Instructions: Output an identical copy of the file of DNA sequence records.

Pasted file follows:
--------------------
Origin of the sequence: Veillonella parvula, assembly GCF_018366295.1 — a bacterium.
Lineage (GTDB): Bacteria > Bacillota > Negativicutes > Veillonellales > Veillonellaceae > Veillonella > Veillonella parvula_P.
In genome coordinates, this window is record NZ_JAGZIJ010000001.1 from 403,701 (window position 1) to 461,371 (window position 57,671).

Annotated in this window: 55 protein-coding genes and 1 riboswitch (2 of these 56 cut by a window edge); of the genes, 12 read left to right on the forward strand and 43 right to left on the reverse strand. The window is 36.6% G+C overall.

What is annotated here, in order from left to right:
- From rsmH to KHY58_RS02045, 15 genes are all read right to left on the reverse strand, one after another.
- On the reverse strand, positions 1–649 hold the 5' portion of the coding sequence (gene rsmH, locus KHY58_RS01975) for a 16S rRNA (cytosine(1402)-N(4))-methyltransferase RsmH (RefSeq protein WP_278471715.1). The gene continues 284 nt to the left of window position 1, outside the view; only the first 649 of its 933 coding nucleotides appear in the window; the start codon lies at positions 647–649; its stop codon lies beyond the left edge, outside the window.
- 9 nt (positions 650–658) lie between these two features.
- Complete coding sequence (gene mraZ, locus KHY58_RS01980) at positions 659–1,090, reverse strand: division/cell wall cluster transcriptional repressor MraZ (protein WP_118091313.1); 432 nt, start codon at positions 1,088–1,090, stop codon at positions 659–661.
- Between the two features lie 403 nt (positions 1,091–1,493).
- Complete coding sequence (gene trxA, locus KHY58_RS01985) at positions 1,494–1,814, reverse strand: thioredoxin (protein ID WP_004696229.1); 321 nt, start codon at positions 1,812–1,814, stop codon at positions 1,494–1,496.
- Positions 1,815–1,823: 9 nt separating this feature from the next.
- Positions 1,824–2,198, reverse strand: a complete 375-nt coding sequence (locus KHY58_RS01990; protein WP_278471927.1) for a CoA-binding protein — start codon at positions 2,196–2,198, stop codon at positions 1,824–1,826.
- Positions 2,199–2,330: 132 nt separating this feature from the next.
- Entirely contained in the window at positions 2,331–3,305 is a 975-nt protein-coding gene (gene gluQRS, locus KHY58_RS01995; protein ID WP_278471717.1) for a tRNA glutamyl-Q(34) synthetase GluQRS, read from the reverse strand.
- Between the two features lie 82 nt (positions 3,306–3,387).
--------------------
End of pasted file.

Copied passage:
Origin of the sequence: Veillonella parvula, assembly GCF_018366295.1 — a bacterium.
Lineage (GTDB): Bacteria > Bacillota > Negativicutes > Veillonellales > Veillonellaceae > Veillonella > Veillonella parvula_P.
In genome coordinates, this window is record NZ_JAGZIJ010000001.1 from 403,701 (window position 1) to 461,371 (window position 57,671).

Annotated in this window: 55 protein-coding genes and 1 riboswitch (2 of these 56 cut by a window edge); of the genes, 12 read left to right on the forward strand and 43 right to left on the reverse strand. The window is 36.6% G+C overall.

What is annotated here, in order from left to right:
- From rsmH to KHY58_RS02045, 15 genes are all read right to left on the reverse strand, one after another.
- On the reverse strand, positions 1–649 hold the 5' portion of the coding sequence (gene rsmH, locus KHY58_RS01975) for a 16S rRNA (cytosine(1402)-N(4))-methyltransferase RsmH (RefSeq protein WP_278471715.1). The gene continues 284 nt to the left of window position 1, outside the view; only the first 649 of its 933 coding nucleotides appear in the window; the start codon lies at positions 647–649; its stop codon lies beyond the left edge, outside the window.
- 9 nt (positions 650–658) lie between these two features.
- Complete coding sequence (gene mraZ, locus KHY58_RS01980) at positions 659–1,090, reverse strand: division/cell wall cluster transcriptional repressor MraZ (protein WP_118091313.1); 432 nt, start codon at positions 1,088–1,090, stop codon at positions 659–661.
- Between the two features lie 403 nt (positions 1,091–1,493).
- Complete coding sequence (gene trxA, locus KHY58_RS01985) at positions 1,494–1,814, reverse strand: thioredoxin (protein ID WP_004696229.1); 321 nt, start codon at positions 1,812–1,814, stop codon at positions 1,494–1,496.
- Positions 1,815–1,823: 9 nt separating this feature from the next.
- Positions 1,824–2,198, reverse strand: a complete 375-nt coding sequence (locus KHY58_RS01990; protein WP_278471927.1) for a CoA-binding protein — start codon at positions 2,196–2,198, stop codon at positions 1,824–1,826.
- Positions 2,199–2,330: 132 nt separating this feature from the next.
- Entirely contained in the window at positions 2,331–3,305 is a 975-nt protein-coding gene (gene gluQRS, locus KHY58_RS01995; protein ID WP_278471717.1) for a tRNA glutamyl-Q(34) synthetase GluQRS, read from the reverse strand.
- Between the two features lie 82 nt (positions 3,306–3,387).